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This project is funded under an agreement with the State of Tennessee, Finance and Administration, Office of Criminal Justice Programs. The opinions, findings, conclusions or recommendations contained within this document are those of the author and do not necessarily reflect the views of the State of Tennessee.

Sheltering with Care

Tennessee Domestic Violence Shelter Best Practices Manual

Welcome to Sheltering with Care, a best practices manual for Tennessee’s domestic violence shelters.

 

According to the Substance Abuse and Mental Health Services Administration’s concept of a trauma-informed approach, “A program, organization, or system that is trauma-informed:
 

  • Realizes the widespread impact of trauma and understands the potential paths for recovery.

  • Recognizes the signs and symptoms of trauma in clients, families, staff, and others involved with the system.

  • Responds by fully integrating knowledge about trauma into policies, procedures, and practices.

  • Seeks to actively resist re-traumatization.”
     

In this manual, we have chosen to address three branches of shelter operation, for which we offer a trauma-informed framework:
 

  1. Changes to the physical operations, culture, and environment of shelters that seek to reduce re-traumatization.
     

  2. Customization of support services that meet the unique needs of individual survivors and encourage a more comprehensive and holistic experience within shelter.
     

  3. Reduction of shelter rules and change to policies and procedures that duplicate power and control dynamics experienced by survivors.
     

One of the core objectives of a trauma-informed agency is to reduce the power imbalance that exists between advocates and survivors. Advocates and administrative staff will always have some degree of power over the survivors they work with. Advocates can decide whether or not a survivor receives services within their agency, and by the very nature of their jobs, advocates possess connections and resources that survivors may not otherwise have access to. Therefore, a trauma-informed agency must work to reduce this power imbalance by empowering survivors to direct their own shelter experiences and lead their own healing journeys. Throughout this manual, you will find examples of evidence-based best practices that take into account power differentials between staff and residents and seek to reduce the risk of re-traumatization.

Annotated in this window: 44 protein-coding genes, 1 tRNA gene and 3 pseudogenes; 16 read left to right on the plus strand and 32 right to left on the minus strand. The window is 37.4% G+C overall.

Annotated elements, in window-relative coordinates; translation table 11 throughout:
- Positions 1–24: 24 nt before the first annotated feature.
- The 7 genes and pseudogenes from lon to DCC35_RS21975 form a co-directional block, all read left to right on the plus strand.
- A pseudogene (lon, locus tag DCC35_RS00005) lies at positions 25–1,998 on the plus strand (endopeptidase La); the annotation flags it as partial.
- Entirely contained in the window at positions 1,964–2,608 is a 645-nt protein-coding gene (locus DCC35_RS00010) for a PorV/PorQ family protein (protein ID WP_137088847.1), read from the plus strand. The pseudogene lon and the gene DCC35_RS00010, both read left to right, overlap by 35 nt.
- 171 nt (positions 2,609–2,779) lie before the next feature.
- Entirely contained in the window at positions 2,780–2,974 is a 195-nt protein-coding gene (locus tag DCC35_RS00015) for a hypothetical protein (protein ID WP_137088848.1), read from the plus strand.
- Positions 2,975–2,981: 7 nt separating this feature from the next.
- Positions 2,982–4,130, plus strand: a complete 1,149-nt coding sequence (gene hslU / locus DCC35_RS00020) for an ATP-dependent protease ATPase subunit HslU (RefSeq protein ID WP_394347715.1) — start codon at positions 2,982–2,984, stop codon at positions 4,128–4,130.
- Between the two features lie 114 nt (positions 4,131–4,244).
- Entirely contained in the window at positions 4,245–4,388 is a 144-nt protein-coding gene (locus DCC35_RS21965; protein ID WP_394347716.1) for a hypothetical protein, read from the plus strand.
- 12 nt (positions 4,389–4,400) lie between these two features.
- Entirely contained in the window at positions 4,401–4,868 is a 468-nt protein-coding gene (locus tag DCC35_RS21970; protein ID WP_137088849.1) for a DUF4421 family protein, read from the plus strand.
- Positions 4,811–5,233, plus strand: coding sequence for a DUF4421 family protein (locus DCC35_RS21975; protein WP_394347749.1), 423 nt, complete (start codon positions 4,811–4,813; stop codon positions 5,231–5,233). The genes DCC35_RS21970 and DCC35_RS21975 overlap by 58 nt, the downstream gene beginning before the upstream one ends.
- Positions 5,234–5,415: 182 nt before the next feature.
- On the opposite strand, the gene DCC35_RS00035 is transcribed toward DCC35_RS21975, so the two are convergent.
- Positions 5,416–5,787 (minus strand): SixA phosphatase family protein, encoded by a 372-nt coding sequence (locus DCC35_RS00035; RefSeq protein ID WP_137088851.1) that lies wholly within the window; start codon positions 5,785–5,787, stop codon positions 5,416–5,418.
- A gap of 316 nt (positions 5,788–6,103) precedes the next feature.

How to Use this Manual
 

This manual can be used in its entirety as a tool for helping agencies implement trauma-informed care ‘from the ground up’ by offering best practices for shelter environment and culture, advocacy and supportive services, and policy and procedure. Agencies that need assistance in specific areas are encouraged to focus on individual sections as needed. Each section of this manual contains definitions, checklists, tools, real-world examples of implementation, and additional resources. Agencies may go section-by-section and use the included checklists, activities, conversation starters, and other tools to lead discussions during supervision, staff meetings, and for staff training and personal development.

There are existing webinar recordings that correspond with many sections that can be used as supplemental training tools, you will find them linked below. Finally, the Shelter Institute trainings that the Coalition is offering regionally across the state are based around the contents of the manual, and give a broad overview of core concepts contained within. You can find those trainings on our 'Events & Trainings' page.  

Below you may download the full text of the manual or pick and choose those sections that are applicable to you. 

Complete Text

Full Manual

Access the full text of the manual here in a download and printable file. 

Introduction

View, print and download the manual's introduction materials. 

Creating a Trauma-Informed Environment

Section 1- Trauma-informed Shelter Environment & Culture

Creating a safe and welcoming physical environment should be one of the primary concerns of any trauma-informed victim services agency. 

Webinar Recording

Creating a Trauma-Informed Environment

Shelter Series webinar-  Creating a Trauma Informed Shelter Environment

Creating an Inclusive Culture

Section 1- Trauma-informed Shelter Environment & Culture

People suffering from domestic violence are already vulnerable— and their chances for receiving the right kind of support are even more diminished if service providers do not have the adequate support, training, and resources to provide services that are responsive to their specific cultural and personal circumstances.

Serving Survivors with Disabilities

Section 1- Trauma-informed Shelter Environment & Culture

Individuals with disabilities are at an increased risk for experiencing sexual and domestic violence and other forms of abuse. This is due in part to the increased vulnerability to and dependence on caregivers and intimate partners experienced by many people with disabilities. It may take longer for people with disabilities to reach out for help than the average person, and many with disabilities experience multiple instances of abuse across their lifetime.

Webinar Recording

Serving Survivors with Disabilities

Under Served Populations Series Webinar- Serving Survivors With Disabilities

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This project was supported by Award 2016-WF-AX-0023 awarded by the Office on Violence Against Women